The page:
The BMW X6 is a very puzzling car. On paper, it shouldn’t work. It attempts to combine the best elements of a sportscar — sleek looks, acceleration and handling — with the most notable features of an SUV — so all-wheel-drive, elevated ride height and ground clearance.
The result, something BMW calls a sports activity vehicle (SAV), is a car that is neither overly sporting, because it’s too heavy and has too high a center of gravity, or much good on anything other than tarmac, because of its stiff, sports suspension and low-profile tires. Yet the original model has been a massive hit for BMW — 250,000 models sold and counting — and is even starting to spawn copycat models from other brands.
The new second-generation model, which will be officially unveiled at the Moscow motor show this summer, is more than just a facelift. The exterior styling is more aggressive and incorporates the company’s latest design cues such as the arrowed side air inlets for better brake cooling and more angular headlamps and a refined kidney grille.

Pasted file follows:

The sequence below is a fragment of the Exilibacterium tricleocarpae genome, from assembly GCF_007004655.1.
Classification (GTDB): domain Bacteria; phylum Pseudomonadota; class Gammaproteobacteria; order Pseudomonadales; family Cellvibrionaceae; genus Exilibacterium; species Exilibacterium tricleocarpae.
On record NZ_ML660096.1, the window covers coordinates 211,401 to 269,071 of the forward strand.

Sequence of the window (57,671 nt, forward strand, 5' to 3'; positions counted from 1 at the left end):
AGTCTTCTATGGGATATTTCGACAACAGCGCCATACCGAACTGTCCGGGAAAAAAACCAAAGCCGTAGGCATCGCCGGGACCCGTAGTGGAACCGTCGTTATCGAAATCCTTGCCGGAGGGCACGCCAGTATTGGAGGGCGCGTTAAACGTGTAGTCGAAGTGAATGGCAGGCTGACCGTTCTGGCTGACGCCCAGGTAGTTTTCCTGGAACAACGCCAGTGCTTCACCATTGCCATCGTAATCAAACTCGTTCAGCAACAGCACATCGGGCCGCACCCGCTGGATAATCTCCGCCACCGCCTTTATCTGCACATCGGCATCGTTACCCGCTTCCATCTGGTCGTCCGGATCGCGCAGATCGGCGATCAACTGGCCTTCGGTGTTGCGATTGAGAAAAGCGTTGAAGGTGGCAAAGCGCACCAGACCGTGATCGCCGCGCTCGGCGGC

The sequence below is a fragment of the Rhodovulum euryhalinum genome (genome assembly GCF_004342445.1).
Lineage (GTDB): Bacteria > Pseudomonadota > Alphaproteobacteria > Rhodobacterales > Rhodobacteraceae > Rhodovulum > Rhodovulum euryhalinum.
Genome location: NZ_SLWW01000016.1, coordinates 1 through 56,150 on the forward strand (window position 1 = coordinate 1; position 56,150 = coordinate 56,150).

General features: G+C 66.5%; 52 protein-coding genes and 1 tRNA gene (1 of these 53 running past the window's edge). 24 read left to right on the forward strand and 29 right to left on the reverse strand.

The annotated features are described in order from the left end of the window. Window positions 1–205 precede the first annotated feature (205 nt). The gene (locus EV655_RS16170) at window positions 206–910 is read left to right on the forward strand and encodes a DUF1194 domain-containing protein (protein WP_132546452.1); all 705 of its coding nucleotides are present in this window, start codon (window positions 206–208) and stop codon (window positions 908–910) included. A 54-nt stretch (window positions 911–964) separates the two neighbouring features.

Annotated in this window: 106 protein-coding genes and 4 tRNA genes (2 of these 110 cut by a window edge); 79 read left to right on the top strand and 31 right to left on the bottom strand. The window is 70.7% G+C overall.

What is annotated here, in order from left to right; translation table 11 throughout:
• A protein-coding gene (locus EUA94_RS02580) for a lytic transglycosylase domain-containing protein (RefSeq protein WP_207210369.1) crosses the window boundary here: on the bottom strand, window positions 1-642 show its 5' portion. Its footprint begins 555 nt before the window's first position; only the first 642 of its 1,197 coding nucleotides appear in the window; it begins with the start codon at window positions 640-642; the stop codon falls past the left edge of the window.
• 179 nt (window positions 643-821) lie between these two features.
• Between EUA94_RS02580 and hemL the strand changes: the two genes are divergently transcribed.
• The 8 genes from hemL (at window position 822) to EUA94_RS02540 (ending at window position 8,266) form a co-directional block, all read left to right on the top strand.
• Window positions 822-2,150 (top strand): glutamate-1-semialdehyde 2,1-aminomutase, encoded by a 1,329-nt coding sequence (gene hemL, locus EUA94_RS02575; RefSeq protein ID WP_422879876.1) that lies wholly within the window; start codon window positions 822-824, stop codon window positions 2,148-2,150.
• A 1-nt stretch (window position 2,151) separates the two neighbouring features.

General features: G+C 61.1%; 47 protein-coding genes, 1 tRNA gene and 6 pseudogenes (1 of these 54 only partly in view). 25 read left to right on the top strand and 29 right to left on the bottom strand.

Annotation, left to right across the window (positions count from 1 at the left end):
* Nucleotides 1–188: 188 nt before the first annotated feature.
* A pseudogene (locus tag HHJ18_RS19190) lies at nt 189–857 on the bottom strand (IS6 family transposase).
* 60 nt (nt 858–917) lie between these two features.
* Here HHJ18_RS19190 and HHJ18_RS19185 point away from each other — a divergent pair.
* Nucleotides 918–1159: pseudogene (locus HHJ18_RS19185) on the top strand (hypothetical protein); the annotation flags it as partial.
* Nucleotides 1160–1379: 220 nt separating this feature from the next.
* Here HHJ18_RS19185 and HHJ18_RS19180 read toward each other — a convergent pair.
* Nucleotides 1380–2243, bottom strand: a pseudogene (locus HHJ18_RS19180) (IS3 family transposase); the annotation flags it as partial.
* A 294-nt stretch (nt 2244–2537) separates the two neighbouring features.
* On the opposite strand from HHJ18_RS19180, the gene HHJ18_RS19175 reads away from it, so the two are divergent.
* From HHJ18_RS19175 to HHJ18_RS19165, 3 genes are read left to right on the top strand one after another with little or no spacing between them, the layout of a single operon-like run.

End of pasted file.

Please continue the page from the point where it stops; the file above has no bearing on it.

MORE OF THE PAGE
As well as upping the style, BMW is also upping the levels of equipment and trim that come as standard on the car. That means 19-inch lightweight alloys, an eight-speed paddle-shift transmission, an interior trimmed in leather rather than fabric and the full Driving Assistant safety package all at no extra cost.
When the car goes on sale in December, it will do so with a choice of a V8, 450hp petrol or two straight-six diesel engines, one of which uses not one, not two but three turbochargers to deliver 381hp.
But whatever engine buyers go for, it will power all of the wheels all of the time as the company’s XDrive intelligent four-wheel-drive system is offered as standard on all models for the first time.
That will free up funds to delve into the X6’s options list and add a head-up display or one of the semi-autonomous systems such as traffic jam or parking assist.
The car will make its real-world debut at the Moscow motor show on August 27.